3. Poor-quality buns

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Despite being overlooked, buns are an essential part of the burger-eating experience. Chef Kyle Jones highlights why this is: "The menu should also specify the type of bun used … and if it is toasted or not. These details can make a big difference in the flavor and texture of the burger" (via Eat This, Not That!).

Buns also form the structural basis of the hamburger. If they become soggy, crumble too easily, or are otherwise defective, the entire eating experience can be ruined. As such, many fast food restaurants provide strict procedures for bakers to follow when making their buns. Smaller restaurants will look for the same qualities, but they might also be more experimental with their offerings. For example, Emily, a restaurant based in New York City, has had great success with its pretzel burger bun. Such attention to detail pays dividends, and restaurants that invest the time and money into perfecting burger buns can be trusted to do the same for the meal’s other elements. Those that don’t face questions concerning the overall quality of the meal.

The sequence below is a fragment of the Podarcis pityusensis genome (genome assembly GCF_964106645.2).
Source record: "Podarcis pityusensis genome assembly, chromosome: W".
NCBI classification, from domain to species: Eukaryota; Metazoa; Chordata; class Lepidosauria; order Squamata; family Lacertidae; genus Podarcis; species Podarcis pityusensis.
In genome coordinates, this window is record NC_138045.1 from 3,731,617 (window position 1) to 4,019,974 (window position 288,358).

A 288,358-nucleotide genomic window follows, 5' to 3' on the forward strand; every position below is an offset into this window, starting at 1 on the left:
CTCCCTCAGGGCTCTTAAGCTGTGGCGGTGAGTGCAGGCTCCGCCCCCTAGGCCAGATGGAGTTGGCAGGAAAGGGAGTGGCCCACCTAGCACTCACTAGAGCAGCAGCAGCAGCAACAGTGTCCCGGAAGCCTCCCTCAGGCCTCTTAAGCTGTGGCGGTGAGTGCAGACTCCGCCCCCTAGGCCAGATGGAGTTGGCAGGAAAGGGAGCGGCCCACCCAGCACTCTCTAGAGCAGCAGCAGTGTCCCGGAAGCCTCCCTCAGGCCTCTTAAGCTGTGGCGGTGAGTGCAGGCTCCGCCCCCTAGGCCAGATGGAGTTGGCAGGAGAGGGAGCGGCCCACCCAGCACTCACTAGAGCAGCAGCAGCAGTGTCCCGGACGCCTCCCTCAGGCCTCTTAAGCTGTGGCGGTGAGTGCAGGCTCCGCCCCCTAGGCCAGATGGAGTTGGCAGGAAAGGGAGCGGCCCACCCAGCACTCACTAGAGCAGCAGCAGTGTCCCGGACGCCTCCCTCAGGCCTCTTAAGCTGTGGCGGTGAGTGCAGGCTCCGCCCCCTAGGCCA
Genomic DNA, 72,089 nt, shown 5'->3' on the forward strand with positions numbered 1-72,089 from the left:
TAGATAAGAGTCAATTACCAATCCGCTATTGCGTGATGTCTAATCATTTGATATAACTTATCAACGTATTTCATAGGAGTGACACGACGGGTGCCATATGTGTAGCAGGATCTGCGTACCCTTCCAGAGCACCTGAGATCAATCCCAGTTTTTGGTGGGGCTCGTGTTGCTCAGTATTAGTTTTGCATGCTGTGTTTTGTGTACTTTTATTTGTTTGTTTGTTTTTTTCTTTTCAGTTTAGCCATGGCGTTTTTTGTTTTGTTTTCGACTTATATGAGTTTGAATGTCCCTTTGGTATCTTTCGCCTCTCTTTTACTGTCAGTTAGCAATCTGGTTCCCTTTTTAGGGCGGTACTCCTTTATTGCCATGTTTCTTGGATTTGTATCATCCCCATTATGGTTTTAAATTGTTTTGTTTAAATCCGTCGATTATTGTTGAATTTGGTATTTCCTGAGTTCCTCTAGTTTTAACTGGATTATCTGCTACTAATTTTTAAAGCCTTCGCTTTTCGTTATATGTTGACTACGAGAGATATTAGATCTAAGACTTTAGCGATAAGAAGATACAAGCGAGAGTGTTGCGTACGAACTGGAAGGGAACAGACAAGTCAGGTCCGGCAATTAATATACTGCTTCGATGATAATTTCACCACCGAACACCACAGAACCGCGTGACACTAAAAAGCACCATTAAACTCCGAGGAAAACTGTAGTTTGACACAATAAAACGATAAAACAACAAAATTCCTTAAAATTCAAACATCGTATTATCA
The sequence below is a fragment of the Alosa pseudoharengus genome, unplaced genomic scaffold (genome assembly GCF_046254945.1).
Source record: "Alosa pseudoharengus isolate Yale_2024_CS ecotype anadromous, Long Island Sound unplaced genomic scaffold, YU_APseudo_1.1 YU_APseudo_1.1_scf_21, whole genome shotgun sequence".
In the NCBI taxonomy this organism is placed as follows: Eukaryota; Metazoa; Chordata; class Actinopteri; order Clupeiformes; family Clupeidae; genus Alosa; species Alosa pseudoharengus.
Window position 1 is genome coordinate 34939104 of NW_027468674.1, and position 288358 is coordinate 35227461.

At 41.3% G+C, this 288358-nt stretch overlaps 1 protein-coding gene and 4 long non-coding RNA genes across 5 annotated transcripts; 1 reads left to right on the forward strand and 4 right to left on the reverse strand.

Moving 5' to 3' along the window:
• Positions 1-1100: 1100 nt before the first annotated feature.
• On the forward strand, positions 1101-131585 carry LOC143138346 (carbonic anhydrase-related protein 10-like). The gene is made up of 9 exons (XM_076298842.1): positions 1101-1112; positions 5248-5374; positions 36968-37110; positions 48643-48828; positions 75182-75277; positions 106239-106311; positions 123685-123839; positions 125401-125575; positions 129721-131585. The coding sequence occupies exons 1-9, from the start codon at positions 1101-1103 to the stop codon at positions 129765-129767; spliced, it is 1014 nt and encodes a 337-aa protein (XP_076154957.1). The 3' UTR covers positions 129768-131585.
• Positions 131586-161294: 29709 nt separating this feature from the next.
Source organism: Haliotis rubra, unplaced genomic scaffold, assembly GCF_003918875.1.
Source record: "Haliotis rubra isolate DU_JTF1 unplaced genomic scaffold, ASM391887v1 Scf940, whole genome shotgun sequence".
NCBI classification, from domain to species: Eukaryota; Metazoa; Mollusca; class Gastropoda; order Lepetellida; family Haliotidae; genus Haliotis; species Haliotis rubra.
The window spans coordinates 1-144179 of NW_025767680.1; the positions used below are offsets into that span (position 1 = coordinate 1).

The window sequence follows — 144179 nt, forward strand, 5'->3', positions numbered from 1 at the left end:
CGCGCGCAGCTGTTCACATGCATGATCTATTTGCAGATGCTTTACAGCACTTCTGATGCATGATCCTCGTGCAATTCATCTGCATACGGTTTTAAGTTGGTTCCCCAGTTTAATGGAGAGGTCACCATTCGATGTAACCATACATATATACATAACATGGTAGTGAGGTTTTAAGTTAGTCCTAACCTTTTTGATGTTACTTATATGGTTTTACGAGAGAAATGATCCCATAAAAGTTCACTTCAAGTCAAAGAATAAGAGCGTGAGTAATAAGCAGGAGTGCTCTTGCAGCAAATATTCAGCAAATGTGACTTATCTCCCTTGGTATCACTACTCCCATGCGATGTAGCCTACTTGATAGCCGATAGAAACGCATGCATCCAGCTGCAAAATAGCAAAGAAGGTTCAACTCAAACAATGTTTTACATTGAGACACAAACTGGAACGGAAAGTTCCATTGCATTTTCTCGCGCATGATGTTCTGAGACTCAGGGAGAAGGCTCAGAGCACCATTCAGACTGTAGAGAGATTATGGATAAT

4. Lots of menu options

Choice is an integral part of American society. Yet too much choice can often lead to customers feeling overwhelmed — like if a restaurant’s menu is overly long. This can negatively impact the experience, with diners feeling lost, panic-ordering, or ordering less as a result.